NTFS Compression and File Recovery/Carving:

The NTFS file system, introduced with Windows NT 3.1, has been around for over 20 years. It is the file system used by all modern Windows operating systems, capturing over 85% market share in desktop and laptop computers, and over 25% market share in servers.

Despite this broad installed base, most users do not take advantage of the file system’s ability to compress files, folders and even entire volumes on the fly. Historically, HDDs have been large enough that there was no great demand for the space savings, not to mention the inherent performance degradation associated with compression.

In recent years, however, moderate interest has been observed in combining NTFS compression with solid state drives (SSDs). The perceived benefits include squeezing more capacity out of these much smaller drives as well as reducing the number of write cycles to extend their endurance lifetimes. [Note: These perceptions are not the opinions or recommendations of the author.] In addition, SSDs are so much faster than HDDs that the fragmentation and performance impacts associated with file system compression can be almost imperceptible.

With all of that said, file system compression presents a unique forensics challenge in the realm of data recovery and file carving. Modern tools do not inherently understand the difference between data that has been stored directly to disk and that which has been compressed first. While correct file signatures can often be identified within a compressed image, any data extracted will be compressed, creating a “corrupted” and useless output file.

This module describes in detail the organization and data structures used by NTFS to store compressed file data. The intent is to show that with a little extra processing, a compressed file system does not have to present a major impediment to a forensic investigation.

Sample Challenge:

Review the compressed .bmp file data shown on slides 9 and 16 in the presentation. Manually decompress all of the data associated with the first three tag bytes (0x40, 0x15 and 0x71). This data resides in offsets 0x03 through 0x24. The color coded view on slide 16 may be helpful in organizing the data, otherwise the raw data is provided below for the adventurous.

Verify that once decompressed, the 35 bytes above represent the same data stream found in the uncompressed .bmp data on slide 9 between offsets 0x00 and 0x36 (54 bytes).

Hint:

While working through the compressed byte stream, be cognizant of your current offset in the cluster, and what effect that has on tuple encodings

For an additional challenge, continue to decompress the data associated with the 4th tag byte 0xFF, and verify that your data stream matches that in the uncompressed .bmp data on slide 9.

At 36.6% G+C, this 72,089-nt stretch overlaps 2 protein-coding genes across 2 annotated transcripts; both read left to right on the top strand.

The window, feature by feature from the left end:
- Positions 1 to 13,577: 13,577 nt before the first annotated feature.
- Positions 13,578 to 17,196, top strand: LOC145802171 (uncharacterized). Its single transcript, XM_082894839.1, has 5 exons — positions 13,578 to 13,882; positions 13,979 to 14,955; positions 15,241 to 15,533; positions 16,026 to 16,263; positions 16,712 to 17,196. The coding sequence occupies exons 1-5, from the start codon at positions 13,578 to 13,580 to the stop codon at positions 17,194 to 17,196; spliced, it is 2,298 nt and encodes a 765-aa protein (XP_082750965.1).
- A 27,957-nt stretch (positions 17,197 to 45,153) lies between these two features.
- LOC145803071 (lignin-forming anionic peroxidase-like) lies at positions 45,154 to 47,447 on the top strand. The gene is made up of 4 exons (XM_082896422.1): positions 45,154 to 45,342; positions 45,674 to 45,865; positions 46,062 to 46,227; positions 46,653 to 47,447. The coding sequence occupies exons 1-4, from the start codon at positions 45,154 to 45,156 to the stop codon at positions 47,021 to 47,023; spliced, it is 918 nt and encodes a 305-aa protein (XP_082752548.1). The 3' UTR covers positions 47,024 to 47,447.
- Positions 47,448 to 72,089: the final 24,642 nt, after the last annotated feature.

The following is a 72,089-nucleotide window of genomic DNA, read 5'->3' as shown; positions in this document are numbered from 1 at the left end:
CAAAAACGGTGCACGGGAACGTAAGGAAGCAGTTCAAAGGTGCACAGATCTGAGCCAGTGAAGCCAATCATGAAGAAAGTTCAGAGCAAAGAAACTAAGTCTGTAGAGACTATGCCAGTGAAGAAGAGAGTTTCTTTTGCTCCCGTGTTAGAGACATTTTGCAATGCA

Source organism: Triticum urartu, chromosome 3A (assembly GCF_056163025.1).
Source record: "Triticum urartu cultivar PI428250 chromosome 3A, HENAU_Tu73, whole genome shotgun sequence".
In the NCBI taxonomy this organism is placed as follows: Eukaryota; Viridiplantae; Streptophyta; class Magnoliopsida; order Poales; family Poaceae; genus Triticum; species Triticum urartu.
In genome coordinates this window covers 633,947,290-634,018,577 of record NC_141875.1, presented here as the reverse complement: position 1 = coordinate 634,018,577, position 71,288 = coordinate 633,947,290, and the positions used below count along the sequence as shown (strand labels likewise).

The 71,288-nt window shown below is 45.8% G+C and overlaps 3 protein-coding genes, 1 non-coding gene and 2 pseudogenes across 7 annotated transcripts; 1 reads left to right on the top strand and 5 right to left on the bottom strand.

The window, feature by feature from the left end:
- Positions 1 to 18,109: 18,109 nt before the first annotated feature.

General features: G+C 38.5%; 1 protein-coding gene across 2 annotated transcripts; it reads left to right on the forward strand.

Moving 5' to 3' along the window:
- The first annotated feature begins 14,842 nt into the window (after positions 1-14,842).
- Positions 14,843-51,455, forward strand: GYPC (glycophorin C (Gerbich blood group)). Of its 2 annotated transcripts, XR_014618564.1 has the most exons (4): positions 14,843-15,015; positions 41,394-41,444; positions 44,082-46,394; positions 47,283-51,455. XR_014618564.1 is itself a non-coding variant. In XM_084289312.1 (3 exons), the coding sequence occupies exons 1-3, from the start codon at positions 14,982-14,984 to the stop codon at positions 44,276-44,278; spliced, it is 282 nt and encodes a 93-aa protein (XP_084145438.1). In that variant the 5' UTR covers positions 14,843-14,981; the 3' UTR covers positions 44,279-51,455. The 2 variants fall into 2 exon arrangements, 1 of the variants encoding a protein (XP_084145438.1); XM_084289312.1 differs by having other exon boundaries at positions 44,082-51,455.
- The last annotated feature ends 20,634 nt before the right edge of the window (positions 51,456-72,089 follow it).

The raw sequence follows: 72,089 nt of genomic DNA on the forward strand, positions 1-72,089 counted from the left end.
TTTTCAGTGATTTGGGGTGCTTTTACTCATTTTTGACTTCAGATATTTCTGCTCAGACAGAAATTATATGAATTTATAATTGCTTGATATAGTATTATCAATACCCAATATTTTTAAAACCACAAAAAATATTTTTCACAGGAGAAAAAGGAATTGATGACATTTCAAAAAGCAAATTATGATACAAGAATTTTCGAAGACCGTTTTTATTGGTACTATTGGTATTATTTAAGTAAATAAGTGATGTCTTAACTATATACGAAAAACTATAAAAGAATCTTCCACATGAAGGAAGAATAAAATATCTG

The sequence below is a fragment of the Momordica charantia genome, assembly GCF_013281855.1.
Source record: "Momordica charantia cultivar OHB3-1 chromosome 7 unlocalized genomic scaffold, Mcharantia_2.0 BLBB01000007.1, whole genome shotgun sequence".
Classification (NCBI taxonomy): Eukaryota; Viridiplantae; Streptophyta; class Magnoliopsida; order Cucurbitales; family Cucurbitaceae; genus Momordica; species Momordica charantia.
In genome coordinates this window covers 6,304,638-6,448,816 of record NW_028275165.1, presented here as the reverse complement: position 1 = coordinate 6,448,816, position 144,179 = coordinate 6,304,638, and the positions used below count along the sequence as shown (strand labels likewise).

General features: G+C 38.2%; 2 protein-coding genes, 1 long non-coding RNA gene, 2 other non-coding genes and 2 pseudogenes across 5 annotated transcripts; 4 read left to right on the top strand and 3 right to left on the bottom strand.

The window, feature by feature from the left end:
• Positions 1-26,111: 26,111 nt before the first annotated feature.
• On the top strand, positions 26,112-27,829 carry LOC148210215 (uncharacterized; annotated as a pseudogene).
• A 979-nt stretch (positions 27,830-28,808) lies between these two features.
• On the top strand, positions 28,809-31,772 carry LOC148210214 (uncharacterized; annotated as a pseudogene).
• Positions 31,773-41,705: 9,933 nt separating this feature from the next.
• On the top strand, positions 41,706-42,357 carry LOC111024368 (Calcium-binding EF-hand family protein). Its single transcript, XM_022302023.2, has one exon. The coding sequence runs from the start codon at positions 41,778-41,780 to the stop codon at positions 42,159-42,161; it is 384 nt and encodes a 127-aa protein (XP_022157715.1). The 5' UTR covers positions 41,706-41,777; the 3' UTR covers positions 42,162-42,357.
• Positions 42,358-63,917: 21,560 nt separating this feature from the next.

A text representation of the compressed challenge data is provided below for copy/paste purposes. In addition, binary images ‘bmp_challenge.bin’ and ‘uncompressed_bmp.bin” are provided for use with a hex editor.

Challenge data:

52 B1 40 42 4D F6 D4 01 00 01 00 36 15 00 40 28
00 30 C8 04 18 01 00 18 71 00 48 00 00 C0 04 7C
02 30 04 10 FF FF FF 03 3F 80 3F 04 3F 04 3F 04
3F 04 3F 04 3F 04 FF 3F 04 3F 04 3F 04 3F 04 3F
04 3F 04 3F 04 3F 04 FF 3F 04 3F 04 3F 04 3F 04
3F 04 3F 04 3F 04 3F 04 FF 3F 04 3F 04 3F 04 3F
04 3F 04 3F 04 1F 02 1F 01 FF 1F 01 1F 01 1F 01
1F 01 1F 01 1F 01 1F 01 1F 01 FF 1F 01 1F 01 1F
01 1F 01 1F 01 1F 01 1F 01 1F 01 FF 1F 01 1F 01
1F 01 1F 01 1F 01 1F 01 1F 01 1F 01 FF 1F 01 1F
01 1F 01 1F 01 1F 01 1F 01 1F 01 1F 01 FF 1F 01
1F 01 1F 01 1F 01 1F 01 1F 01 1F 01 1F 01 FF 1F
01 1F 01 1F 01 1F 01 1F 01 1F 01 1F 01 1F 01 FF
1F 01 1F 01 1F 01 1F 01 1F 01 1F 01 1F 01 1F 01
FF 1F 01 1F 01 1F 01 1F 01 1F 01 1F 01 1F 01 1F
01 FF 1F 01 1F 01 1F 01 1F 01 1F 01 1F 01 1F 01
1F 01 FF 1F 01 1F 01 1F 01 1F 01 1F 01 1F 01 1F
01 1F 01 FF 1F 01 1F 01 1F 01 1F 01 1F 01 1F 01
1F 01 1F 01 FF 1F 01 1F 01 1F 01 1F 01 1F 01 1F
01 1F 01 1F 01 FF 1F 01 1F 01 1F 01 1F 01 1F 01
1F 01 1F 01 1F 01 7F 1F 01 1F 01 1F 01 1F 01 1F
01 1F 01 1A 01

Binary images:
See attachments below. 

 

Uncompressed_bmp.bin(117.24 KB) marcbudofsky, Jun 25 2014, 8:47 PM
bmp_challenge.bin(341 bytes) marcbudofsky, Jun 25 2014, 8:47 PM

Additional Resources:

The best publically available specifications for the NTFS file system come from the creators of the Linux NTFS driver. At time of writing, the manual can be obtained from the following two addresses:

http://download2.polytechnic.edu.na/pub4/sourceforge/n/nt/ntfsofuefi/NTFS%20Reference%20Documents/ntfsdoc.pdf

http://ftp.kolibrios.org/users/Asper/docs/NTFS/ntfsdoc.html

This well written manual covers every aspect of the file system, with an intended audience of system programmers.

For a programmer interested in traversing the NTFS file system directly, using metadata structures rather than carving raw byte data, the following manual entitled “NTFS Forensics” is a particularly good read:

http://grayscale-research.org/new/pdfs/NTFS%20forensics.pdf

Lastly, for a thorough byte-by-byte deconstruction of important data structures such as the master boot record (MBR), partition table, master file table (MFT), BIOS parameter block (BPB), as well as how these structures have evolved with each version of Windows, visit the Starman’s Realm:

http://thestarman.pcministry.com/asm/mbr/index.html


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